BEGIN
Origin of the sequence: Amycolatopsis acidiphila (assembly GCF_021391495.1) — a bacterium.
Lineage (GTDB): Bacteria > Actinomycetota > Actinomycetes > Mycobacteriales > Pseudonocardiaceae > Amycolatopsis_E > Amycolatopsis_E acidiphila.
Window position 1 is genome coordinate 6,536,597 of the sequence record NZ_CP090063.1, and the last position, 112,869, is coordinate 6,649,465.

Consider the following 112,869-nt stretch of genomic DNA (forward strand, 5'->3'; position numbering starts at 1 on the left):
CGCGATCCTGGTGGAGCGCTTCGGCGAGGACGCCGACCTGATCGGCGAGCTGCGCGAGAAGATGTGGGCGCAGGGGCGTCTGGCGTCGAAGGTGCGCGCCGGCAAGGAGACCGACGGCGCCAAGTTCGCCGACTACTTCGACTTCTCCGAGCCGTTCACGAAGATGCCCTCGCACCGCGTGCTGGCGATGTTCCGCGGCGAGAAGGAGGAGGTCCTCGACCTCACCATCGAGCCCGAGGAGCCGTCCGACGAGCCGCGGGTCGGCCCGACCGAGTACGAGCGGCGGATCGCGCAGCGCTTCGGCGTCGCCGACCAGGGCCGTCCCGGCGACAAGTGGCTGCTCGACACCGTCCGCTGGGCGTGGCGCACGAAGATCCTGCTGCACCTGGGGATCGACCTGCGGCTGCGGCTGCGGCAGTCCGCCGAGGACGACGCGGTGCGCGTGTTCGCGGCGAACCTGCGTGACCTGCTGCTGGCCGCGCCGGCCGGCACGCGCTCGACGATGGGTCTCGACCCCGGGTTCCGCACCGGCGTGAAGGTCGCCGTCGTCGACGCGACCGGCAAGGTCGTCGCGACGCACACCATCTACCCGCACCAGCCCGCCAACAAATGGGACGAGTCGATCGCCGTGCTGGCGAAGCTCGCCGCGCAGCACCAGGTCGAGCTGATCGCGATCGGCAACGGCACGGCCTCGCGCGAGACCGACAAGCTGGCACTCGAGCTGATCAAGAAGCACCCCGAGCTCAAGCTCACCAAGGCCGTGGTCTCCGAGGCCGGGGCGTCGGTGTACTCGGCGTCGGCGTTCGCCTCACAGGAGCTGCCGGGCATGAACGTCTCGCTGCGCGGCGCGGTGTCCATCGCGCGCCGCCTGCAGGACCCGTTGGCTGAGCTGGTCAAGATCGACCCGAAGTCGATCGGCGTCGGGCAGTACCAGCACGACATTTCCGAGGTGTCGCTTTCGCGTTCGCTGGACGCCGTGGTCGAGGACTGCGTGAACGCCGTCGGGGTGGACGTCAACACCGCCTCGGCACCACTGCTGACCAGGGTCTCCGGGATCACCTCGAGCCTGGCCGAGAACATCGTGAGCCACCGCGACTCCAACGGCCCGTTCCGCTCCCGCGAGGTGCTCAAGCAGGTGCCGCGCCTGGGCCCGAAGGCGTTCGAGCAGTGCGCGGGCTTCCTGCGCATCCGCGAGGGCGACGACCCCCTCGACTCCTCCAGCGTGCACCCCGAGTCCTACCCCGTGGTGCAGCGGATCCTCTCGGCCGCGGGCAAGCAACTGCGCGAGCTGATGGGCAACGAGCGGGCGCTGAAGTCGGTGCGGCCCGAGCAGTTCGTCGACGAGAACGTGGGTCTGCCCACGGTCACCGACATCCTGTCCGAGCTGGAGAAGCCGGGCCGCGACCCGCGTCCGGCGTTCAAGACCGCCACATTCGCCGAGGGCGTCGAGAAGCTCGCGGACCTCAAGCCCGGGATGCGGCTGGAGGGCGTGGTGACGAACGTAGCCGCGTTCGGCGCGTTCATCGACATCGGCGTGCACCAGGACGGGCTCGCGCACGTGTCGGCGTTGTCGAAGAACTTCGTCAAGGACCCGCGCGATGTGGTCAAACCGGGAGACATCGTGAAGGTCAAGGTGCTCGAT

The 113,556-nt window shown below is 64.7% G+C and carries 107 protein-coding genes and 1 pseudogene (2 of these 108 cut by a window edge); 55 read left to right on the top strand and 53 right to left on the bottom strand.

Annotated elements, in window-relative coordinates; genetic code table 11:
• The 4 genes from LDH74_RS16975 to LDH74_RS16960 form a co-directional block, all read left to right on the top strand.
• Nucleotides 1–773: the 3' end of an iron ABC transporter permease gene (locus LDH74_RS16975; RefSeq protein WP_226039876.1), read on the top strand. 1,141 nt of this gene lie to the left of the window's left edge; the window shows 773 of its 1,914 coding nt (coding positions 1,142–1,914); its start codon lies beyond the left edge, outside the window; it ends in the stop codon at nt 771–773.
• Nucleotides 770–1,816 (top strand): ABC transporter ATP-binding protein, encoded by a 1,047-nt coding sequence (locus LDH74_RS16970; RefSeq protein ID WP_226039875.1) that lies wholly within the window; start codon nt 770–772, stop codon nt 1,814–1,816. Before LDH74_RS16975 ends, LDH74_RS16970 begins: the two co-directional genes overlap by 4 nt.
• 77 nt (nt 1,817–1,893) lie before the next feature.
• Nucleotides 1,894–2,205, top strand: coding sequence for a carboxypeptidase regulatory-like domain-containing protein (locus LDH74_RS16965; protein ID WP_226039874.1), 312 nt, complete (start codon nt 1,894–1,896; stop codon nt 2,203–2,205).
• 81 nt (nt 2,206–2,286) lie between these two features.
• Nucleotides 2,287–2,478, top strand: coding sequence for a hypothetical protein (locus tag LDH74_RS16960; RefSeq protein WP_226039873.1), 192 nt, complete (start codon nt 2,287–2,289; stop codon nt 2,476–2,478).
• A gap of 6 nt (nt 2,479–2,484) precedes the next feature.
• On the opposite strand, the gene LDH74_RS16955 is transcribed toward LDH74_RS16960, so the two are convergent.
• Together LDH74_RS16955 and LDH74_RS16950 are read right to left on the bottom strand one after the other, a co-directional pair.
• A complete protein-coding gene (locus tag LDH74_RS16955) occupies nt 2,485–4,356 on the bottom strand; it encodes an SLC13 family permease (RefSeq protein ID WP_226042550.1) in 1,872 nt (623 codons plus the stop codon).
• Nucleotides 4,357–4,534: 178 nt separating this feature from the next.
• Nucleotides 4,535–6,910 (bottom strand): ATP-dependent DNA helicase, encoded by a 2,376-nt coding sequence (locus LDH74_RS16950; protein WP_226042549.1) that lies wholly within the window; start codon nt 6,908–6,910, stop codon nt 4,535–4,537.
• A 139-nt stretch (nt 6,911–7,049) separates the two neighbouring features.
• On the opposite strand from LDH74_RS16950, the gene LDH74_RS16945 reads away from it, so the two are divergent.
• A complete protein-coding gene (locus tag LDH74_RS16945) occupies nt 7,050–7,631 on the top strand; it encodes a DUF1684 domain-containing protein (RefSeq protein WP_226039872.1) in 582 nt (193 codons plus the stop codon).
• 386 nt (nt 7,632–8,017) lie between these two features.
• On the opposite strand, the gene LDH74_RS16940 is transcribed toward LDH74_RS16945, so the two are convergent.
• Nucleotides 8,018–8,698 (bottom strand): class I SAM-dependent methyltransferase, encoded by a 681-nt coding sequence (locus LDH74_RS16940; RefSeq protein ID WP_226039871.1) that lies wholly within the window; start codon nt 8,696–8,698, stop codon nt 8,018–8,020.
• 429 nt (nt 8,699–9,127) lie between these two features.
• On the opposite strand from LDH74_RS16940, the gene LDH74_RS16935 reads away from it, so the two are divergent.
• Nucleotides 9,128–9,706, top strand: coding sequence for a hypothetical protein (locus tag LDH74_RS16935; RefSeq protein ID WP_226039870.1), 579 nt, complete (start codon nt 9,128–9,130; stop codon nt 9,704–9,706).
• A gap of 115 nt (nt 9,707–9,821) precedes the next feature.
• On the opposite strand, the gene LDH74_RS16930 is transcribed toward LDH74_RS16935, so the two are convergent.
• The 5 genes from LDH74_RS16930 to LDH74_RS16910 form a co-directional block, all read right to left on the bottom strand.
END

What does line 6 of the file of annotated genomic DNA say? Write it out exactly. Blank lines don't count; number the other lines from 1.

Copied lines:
The 113,556-nt window shown below is 64.7% G+C and carries 107 protein-coding genes and 1 pseudogene (2 of these 108 cut by a window edge); 55 read left to right on the top strand and 53 right to left on the bottom strand.